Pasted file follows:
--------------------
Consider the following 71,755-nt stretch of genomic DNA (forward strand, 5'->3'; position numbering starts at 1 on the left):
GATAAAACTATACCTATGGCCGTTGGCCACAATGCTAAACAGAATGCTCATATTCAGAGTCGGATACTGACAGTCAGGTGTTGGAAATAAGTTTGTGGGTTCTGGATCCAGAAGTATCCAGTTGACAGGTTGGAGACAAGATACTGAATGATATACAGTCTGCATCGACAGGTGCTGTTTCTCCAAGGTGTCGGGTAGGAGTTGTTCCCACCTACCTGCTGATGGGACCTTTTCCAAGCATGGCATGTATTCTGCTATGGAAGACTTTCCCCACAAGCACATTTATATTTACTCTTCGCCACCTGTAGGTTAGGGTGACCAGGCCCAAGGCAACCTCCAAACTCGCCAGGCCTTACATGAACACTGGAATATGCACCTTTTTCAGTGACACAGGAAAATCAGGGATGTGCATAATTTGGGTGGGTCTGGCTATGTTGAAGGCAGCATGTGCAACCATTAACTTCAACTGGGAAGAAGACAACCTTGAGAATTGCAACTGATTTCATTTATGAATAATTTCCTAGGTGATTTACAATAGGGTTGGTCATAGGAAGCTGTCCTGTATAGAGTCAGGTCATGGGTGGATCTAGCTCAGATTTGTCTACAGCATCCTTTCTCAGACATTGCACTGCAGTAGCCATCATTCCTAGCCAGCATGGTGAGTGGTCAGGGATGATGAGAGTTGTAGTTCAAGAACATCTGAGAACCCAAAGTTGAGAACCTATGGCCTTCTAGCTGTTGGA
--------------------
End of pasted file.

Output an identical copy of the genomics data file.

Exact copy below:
Consider the following 71,755-nt stretch of genomic DNA (forward strand, 5'->3'; position numbering starts at 1 on the left):
GATAAAACTATACCTATGGCCGTTGGCCACAATGCTAAACAGAATGCTCATATTCAGAGTCGGATACTGACAGTCAGGTGTTGGAAATAAGTTTGTGGGTTCTGGATCCAGAAGTATCCAGTTGACAGGTTGGAGACAAGATACTGAATGATATACAGTCTGCATCGACAGGTGCTGTTTCTCCAAGGTGTCGGGTAGGAGTTGTTCCCACCTACCTGCTGATGGGACCTTTTCCAAGCATGGCATGTATTCTGCTATGGAAGACTTTCCCCACAAGCACATTTATATTTACTCTTCGCCACCTGTAGGTTAGGGTGACCAGGCCCAAGGCAACCTCCAAACTCGCCAGGCCTTACATGAACACTGGAATATGCACCTTTTTCAGTGACACAGGAAAATCAGGGATGTGCATAATTTGGGTGGGTCTGGCTATGTTGAAGGCAGCATGTGCAACCATTAACTTCAACTGGGAAGAAGACAACCTTGAGAATTGCAACTGATTTCATTTATGAATAATTTCCTAGGTGATTTACAATAGGGTTGGTCATAGGAAGCTGTCCTGTATAGAGTCAGGTCATGGGTGGATCTAGCTCAGATTTGTCTACAGCATCCTTTCTCAGACATTGCACTGCAGTAGCCATCATTCCTAGCCAGCATGGTGAGTGGTCAGGGATGATGAGAGTTGTAGTTCAAGAACATCTGAGAACCCAAAGTTGAGAACCTATGGCCTTCTAGCTGTTGGA